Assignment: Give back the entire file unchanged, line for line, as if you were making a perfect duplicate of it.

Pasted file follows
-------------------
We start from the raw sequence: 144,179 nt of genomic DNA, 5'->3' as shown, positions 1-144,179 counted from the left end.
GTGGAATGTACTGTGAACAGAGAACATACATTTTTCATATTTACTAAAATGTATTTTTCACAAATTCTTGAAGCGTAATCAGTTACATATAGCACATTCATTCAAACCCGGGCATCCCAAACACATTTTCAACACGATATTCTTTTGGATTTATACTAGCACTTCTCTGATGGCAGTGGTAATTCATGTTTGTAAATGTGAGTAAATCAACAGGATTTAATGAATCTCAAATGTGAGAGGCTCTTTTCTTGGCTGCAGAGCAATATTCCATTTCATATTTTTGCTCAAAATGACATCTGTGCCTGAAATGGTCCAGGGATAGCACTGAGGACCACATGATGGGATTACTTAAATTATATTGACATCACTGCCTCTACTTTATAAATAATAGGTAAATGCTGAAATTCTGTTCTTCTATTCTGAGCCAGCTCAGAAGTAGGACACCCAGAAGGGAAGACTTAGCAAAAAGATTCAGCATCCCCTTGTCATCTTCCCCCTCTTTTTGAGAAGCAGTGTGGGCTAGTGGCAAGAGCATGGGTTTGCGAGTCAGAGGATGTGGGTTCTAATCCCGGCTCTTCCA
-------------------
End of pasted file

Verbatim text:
We start from the raw sequence: 144,179 nt of genomic DNA, 5'->3' as shown, positions 1-144,179 counted from the left end.
GTGGAATGTACTGTGAACAGAGAACATACATTTTTCATATTTACTAAAATGTATTTTTCACAAATTCTTGAAGCGTAATCAGTTACATATAGCACATTCATTCAAACCCGGGCATCCCAAACACATTTTCAACACGATATTCTTTTGGATTTATACTAGCACTTCTCTGATGGCAGTGGTAATTCATGTTTGTAAATGTGAGTAAATCAACAGGATTTAATGAATCTCAAATGTGAGAGGCTCTTTTCTTGGCTGCAGAGCAATATTCCATTTCATATTTTTGCTCAAAATGACATCTGTGCCTGAAATGGTCCAGGGATAGCACTGAGGACCACATGATGGGATTACTTAAATTATATTGACATCACTGCCTCTACTTTATAAATAATAGGTAAATGCTGAAATTCTGTTCTTCTATTCTGAGCCAGCTCAGAAGTAGGACACCCAGAAGGGAAGACTTAGCAAAAAGATTCAGCATCCCCTTGTCATCTTCCCCCTCTTTTTGAGAAGCAGTGTGGGCTAGTGGCAAGAGCATGGGTTTGCGAGTCAGAGGATGTGGGTTCTAATCCCGGCTCTTCCA